Aujourd’hui, Marine Le Pen est la candidate qui a le mieux calé son discours sur son électorat, en transformant le discours du FN. Elle ne capte plus seulement la classe ouvrière en déshérence, mais aussi les employés, les petits cols blancs. Elle a adapté son discours à la nouvelle géographie sociale. Elle porte un vrai diagnostic de ce qu’est devenue la société française, qui rend vains les discours moralisateurs sur le vote FN.

Sunday, January 8, 2012

The Tobin Tax and the Populist Pitch

Nicolas Sarkozy knows that in order to win re-election, he needs to scarf up the "populist" vote that he won in 2007 by poaching on the FN's xenophobic territory and that he risks losing in 2012 because the FN is poaching on his "defend the working man" territory. Since a lot of people are angry at the financial sector, attacking "speculation" seems like a political vein worth exploiting, and Sarkozy is going after it by proposing to establish a "Tobin tax" on financial transactions whether his EU partners like it or not. This was the issue that drove David Cameron out of the euro settlement, and now it risks alienating Monti in Italy and perhaps Merkel as well.

There's a problem, though, in making this a campaign issue: Sarkozy was against the Tobin Tax (especially when implemented by a country in the absence of cooperation from competitors) before he was for it (h/t Mediapart):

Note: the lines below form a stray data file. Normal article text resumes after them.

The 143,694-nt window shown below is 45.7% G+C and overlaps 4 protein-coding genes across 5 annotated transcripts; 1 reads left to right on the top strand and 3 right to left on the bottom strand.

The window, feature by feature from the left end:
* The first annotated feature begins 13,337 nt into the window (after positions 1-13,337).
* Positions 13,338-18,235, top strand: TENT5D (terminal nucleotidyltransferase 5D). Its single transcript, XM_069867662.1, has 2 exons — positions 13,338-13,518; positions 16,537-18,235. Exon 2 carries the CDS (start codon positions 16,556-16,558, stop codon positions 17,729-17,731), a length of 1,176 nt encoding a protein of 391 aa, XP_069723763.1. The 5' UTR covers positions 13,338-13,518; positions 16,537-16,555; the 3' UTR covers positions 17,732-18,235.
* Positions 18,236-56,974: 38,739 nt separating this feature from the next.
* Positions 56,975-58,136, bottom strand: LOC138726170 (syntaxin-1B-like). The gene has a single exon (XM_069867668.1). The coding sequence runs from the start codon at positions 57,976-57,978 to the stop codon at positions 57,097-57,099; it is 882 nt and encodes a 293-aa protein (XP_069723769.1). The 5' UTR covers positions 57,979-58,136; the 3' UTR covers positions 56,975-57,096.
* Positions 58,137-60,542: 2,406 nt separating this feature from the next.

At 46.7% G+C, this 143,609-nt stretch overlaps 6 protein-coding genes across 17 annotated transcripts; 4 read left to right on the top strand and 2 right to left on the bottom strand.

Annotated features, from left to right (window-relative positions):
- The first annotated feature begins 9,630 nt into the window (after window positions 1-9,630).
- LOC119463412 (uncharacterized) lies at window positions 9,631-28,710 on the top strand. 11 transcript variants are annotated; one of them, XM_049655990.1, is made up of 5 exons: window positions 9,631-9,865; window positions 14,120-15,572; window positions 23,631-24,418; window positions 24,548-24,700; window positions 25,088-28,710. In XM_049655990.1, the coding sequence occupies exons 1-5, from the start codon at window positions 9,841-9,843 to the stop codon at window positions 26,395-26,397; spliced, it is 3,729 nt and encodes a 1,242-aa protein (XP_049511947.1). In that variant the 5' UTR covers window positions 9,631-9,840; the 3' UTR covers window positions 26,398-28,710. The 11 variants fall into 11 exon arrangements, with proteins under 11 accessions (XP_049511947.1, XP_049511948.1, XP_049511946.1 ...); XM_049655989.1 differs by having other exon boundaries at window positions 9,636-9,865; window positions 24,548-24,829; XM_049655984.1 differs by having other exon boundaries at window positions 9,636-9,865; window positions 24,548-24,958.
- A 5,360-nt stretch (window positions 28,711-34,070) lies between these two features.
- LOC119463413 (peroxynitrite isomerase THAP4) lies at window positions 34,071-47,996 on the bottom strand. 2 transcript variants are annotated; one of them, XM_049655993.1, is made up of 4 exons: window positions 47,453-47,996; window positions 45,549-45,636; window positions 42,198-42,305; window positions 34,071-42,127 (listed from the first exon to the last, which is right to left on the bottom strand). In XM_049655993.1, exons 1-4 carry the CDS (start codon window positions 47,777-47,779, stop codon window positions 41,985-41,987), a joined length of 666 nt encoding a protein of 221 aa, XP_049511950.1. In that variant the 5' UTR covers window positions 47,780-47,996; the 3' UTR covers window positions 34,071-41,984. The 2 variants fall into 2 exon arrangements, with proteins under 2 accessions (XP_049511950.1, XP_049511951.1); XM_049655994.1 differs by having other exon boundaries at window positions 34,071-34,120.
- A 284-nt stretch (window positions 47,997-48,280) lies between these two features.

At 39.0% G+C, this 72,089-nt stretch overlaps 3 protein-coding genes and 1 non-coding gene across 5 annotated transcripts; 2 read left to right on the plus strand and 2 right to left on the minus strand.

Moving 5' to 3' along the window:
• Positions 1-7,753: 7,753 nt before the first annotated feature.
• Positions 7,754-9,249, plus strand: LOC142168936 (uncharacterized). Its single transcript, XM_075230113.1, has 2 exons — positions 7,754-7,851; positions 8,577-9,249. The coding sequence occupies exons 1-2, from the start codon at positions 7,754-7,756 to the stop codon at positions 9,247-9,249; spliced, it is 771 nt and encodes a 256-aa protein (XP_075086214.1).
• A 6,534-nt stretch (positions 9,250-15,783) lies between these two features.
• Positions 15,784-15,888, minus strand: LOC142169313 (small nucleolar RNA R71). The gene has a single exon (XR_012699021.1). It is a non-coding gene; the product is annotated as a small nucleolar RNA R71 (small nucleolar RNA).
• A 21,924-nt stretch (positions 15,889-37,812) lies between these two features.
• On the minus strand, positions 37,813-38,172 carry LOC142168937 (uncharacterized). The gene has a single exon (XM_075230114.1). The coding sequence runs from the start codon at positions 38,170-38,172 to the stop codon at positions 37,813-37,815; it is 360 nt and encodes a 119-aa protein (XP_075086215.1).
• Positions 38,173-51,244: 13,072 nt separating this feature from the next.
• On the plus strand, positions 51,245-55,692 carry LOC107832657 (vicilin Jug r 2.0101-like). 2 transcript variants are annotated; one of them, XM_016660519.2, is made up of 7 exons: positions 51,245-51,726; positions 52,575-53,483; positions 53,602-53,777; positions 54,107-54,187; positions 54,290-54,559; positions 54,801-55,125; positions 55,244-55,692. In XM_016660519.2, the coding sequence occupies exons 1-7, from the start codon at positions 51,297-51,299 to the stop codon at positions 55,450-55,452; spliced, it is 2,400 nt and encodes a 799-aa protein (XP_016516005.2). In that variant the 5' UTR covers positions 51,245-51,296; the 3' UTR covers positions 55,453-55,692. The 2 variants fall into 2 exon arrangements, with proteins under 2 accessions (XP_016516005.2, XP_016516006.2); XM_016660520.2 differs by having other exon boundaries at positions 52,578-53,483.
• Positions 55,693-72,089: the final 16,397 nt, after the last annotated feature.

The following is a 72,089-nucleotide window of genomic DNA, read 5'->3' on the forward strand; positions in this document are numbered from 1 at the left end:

Gotchas aside, is the Tobin tax a good idea? I think so, provided that its proceeds are used to finance deposit insurance. And of course it would be a better idea if everyone would adopt it, but that seems impossible while David Cameron remains in office.

Saturday, January 7, 2012

English-language Coverage of French Elections

From Greg Brown at UNLV, this list of Web coverage of the elections in English, compiled with Rebecca Bolen for a course he is teaching:

Students will be encouraged to follow the election through the following sites. Some articles or news programs will be required reading, and will be identified as such in class and on the course blog http://hist362.blogspot.com
1. "French Politics" blog: <http://artgoldhammer.blogspot.com/>Observation and commentary by Art Goldhammer (Center for European Studies, Harvard), a leading American scholar and commentator on French culture, economy and politics (updated daily)
2. EuroNews coverage of French Presidential Election 2012-french-presidential-election/>Online news articles and video news coverage of French presidential election by a British-based news organization (updated daily)